When the framers of the Constitution thought about the future for American capitalism, they certainly didn’t think the government would be taking this giant leap that last night’s financial bailout represents.
We know it will cost us money, no matter what the politicians promise. As anyone in finance knows, dollars today are worth a lot more than tomorrow’s dollars, so the upfront cost should be kept as small as possible.
The question in the public’s mind is this: Exactly who are we bailing out? Why?
The why part is easier to answer. The CDO that is talked about is like you selling your car to Joe, but not getting any money today for it. Joe is going to pay you next year. As soon as Joe gets your car, he rents it to Jim. Jim doesn’t pay him, but offers to pay him monthly for the use of the car. Jim sells the car to a chop shop. The chop shop pays Jim a commission, and sells pieces of the car at a profit to Tim, Tom, Dick, and Harry. Harry buys Dick’s pieces, and puts together a new car — but has an accident. How is Joe going to collect? Who really owns the car? Of course it’s more complicated than that, but you get the idea. The government is going to bail out everyone, or pick a person in the chain.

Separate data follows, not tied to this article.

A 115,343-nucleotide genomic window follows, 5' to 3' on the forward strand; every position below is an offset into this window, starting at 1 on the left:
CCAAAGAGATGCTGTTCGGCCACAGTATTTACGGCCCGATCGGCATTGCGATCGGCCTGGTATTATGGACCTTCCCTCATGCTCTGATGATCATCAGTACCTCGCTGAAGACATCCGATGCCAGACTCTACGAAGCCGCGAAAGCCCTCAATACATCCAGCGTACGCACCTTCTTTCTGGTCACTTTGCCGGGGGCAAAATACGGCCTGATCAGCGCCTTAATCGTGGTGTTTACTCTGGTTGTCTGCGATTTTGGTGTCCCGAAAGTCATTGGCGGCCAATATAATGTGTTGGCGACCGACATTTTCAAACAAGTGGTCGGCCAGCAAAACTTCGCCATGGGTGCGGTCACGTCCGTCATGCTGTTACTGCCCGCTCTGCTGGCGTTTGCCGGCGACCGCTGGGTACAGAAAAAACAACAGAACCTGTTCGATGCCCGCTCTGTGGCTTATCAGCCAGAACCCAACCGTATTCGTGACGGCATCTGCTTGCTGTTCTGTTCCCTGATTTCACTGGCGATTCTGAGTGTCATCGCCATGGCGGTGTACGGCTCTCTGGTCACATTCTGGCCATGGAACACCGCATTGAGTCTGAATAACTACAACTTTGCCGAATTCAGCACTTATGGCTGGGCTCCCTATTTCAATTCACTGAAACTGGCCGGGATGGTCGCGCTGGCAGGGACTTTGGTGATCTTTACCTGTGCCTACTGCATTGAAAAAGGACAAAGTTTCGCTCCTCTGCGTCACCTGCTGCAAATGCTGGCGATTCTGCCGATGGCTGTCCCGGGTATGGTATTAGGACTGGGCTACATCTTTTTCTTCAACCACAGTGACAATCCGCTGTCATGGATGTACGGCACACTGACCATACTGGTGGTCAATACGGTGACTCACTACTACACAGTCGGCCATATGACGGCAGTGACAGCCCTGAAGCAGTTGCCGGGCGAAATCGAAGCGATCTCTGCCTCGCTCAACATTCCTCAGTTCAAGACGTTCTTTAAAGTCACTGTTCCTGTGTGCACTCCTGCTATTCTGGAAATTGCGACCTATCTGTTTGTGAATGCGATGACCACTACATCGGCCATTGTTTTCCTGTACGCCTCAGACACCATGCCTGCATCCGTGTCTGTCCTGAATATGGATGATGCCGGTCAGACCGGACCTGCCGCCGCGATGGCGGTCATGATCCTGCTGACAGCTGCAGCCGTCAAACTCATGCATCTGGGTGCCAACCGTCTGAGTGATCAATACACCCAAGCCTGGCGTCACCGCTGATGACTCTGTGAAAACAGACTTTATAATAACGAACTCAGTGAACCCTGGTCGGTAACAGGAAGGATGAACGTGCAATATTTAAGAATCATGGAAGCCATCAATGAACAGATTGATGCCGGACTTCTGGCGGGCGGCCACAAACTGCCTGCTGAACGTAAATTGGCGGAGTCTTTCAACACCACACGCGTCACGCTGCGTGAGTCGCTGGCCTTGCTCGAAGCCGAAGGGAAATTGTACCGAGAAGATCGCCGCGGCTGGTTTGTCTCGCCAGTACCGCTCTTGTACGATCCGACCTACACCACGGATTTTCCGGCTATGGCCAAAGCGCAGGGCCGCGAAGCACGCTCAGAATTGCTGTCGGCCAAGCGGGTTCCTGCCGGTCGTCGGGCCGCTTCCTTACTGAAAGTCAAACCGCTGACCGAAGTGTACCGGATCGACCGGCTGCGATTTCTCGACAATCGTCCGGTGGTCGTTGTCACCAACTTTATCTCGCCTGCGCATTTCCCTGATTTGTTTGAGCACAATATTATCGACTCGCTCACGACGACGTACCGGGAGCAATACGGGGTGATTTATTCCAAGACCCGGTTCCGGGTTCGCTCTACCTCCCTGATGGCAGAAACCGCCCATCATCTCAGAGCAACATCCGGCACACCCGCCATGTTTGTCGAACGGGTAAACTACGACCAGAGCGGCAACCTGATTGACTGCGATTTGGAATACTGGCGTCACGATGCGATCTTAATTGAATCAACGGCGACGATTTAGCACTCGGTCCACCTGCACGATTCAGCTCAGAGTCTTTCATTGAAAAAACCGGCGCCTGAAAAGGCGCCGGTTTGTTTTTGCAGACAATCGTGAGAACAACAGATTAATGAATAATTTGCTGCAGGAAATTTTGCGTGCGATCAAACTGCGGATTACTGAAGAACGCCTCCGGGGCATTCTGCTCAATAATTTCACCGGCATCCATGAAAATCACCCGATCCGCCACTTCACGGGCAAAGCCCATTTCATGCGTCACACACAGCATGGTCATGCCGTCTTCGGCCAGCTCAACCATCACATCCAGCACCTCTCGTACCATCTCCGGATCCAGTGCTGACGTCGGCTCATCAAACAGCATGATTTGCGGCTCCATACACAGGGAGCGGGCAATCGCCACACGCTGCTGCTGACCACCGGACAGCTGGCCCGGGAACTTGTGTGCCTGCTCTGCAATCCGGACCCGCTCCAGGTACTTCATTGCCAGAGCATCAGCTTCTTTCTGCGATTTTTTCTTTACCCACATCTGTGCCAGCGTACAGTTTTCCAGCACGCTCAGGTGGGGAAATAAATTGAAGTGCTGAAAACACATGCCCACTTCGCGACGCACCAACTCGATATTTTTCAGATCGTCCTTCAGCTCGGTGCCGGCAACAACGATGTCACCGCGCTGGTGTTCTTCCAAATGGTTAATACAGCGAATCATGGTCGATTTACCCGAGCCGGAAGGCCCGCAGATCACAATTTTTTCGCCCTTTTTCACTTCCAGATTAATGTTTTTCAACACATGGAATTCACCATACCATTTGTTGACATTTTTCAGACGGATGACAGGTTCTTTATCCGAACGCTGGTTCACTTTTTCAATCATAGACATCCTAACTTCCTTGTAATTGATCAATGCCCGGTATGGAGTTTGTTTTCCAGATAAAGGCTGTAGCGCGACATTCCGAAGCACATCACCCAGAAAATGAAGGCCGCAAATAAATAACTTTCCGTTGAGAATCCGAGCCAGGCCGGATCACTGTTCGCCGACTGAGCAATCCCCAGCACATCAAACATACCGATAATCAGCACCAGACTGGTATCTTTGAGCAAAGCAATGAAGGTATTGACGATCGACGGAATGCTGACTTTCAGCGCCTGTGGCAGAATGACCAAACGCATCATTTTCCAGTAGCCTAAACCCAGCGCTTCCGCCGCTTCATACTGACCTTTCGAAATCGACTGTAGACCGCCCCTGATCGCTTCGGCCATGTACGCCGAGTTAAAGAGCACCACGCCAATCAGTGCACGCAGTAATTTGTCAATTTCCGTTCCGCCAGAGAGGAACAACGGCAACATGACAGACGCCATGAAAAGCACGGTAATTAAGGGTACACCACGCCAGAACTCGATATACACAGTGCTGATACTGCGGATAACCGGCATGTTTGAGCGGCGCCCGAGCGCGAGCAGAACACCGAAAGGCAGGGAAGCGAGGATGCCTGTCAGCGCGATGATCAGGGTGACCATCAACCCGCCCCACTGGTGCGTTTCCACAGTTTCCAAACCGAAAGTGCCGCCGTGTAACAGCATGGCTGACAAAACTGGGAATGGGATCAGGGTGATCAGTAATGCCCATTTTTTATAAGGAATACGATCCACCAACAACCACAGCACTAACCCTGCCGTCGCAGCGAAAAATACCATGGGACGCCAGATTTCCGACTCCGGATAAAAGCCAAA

The real issue the government should focus on is the credit market, not the stock market. The interbank market where banks and very large entities borrow and trade with one another is broken. Banks no longer trust the collateral that is being posted to trade with. Accounting standards are fuzzy, so they don’t know how to value collateral. Without the interbank market, the stock market fizzles. Eventually, it means that John and Jane Doe on the street cannot get credit that they desire to start or expand a business, or buy or fix up a home. The government in the past year since the credit crunch manifested itself, has put a band-aid on a problem that needs a tourniquet.